Should I create a virtual domain controller?

We are implementing a disaster recovery protocol for my company in case of tornado, fire, flood, or any other catastrophic event. We are a small company.

I have two physical domain controllers. One is primary and other is backup. I was wondering if it was a good idea to create a third.  However I wanted to make it a virtual domain controller.

My thoughts are that if there was ever a fire or flood and all my physical machines were destroyed I could be up and running quicker because all of our production servers are virtual.

I would just need to  get a new virtual host, delay start all of the other physical machines, promote a new physical domain controller from the virtual one, get some workstations and we could be up and running in 24 hours at a temporary location.

The virtual machines are backed up weekly and kept off site. Is this possible or would my network be screwed up given the loss of the physical domain controllers?

Or would it be better to just do active directory backups regularly and do a restore on the new servers?

I'm looking for the cleanest easiest option. Everything is 2008 servers R2 standard and enterprise editions.
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AmitIT ArchitectCommented:
Best option here to have another site with one more DC. In case of disaster, seize the FSMO role on another site DC and you are back to business.

However, if that cannot be done. best way is to take regular system state backup and in case of any disaster do a full authoritative AD restore.

DC clone is good for testing however not recommended for DR scenario, as DC data updates very frequently.
Carol ChisholmCommented:
I would definitely create a virtual domain controller and back it up every night if you can.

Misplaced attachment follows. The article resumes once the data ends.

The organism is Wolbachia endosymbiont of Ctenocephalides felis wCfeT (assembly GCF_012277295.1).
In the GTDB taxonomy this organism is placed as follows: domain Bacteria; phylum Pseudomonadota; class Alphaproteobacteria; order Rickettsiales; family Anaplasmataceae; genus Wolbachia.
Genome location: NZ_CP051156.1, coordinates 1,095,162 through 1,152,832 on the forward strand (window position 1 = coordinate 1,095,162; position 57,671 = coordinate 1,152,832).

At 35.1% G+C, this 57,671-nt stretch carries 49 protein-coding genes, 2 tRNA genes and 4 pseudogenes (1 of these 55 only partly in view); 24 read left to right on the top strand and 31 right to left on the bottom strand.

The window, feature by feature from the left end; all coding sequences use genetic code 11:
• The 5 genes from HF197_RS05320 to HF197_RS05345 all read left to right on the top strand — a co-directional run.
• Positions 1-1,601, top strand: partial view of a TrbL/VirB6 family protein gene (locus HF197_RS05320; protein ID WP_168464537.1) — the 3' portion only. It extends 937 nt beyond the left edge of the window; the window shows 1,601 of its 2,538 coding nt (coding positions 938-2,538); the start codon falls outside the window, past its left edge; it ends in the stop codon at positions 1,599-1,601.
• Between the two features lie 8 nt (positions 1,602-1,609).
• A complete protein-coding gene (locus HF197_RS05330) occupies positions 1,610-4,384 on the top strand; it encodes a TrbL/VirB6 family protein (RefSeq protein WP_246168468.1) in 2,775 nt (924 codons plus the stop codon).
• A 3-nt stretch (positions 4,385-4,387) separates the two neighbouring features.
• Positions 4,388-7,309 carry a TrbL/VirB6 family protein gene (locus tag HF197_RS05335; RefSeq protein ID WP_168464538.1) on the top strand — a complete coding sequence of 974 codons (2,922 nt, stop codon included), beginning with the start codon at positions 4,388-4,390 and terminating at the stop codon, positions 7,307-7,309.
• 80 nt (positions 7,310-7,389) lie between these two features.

Your strategy is fine and it greatly speeds up disaster recovery (tested).
The caveat is you must have a FRESH version of your DC, or you have to restore a recent AD backup over the DC.
If you have two physical DCs you can probably afford to export the virtual one every night.
Keep the machine really clean so it is small.
And check the backups regularly.
Mike KlineCommented:
If you were running 2012 there are some virtualization safeguards and cloning capabilities that can help get multiple DCs up and running faster.

If you had a major incident getting one DC up probably would take about the same time.

Would all the infrastructure be in the same location.   If you had one box offsite that would be the biggest insurance for a major outage/disaster flood scenario.


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AmitIT ArchitectCommented:
The biggest issue with cloned dc i have seen is USN issue. So cloning DC is not a great solution.
Mike KlineCommented:
For cloning I was talking about Windows 2012 specifically...there are safeguards against USN rollbacks now.


AmitIT ArchitectCommented:
Thanks Mike, I was referring to 2008.
Will SzymkowskiSenior Solution ArchitectCommented:
DC cloning is a new feature which is incorporated with server 2012. You need to be using Hyper-V and requires your PDC holder to be running server 2012 for this to work.

More info here..

As long as you have more then 2 DC's per Site you have site resiliancy. I typically like to keep my DC's physical but there is no reason why you cannot have a Virtual DC.

Carol ChisholmCommented:
I think you are thinking of doing an export of your Virtual Domain Controller, and using it for disaster recovery. You probably don't have  another site.
If you have a small site you don't have many changes in users and groups so a one-week old AD is just fine for you.
It would allow you to rebuild your Exchange server, keep the permissions on your file and SharePoint servers.
This works just fine if you are a small organisations,  and is a very good basis for a disaster recovery of a small fairly stable AD.
Remember you need an current admin password with each backup.

And don't test on a network that is connected to your production server by a VPN.

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MEATBALLHEROAuthor Commented:
We can't do anything with 2012 server yet. We are stuck using 2008 for budget reasons.
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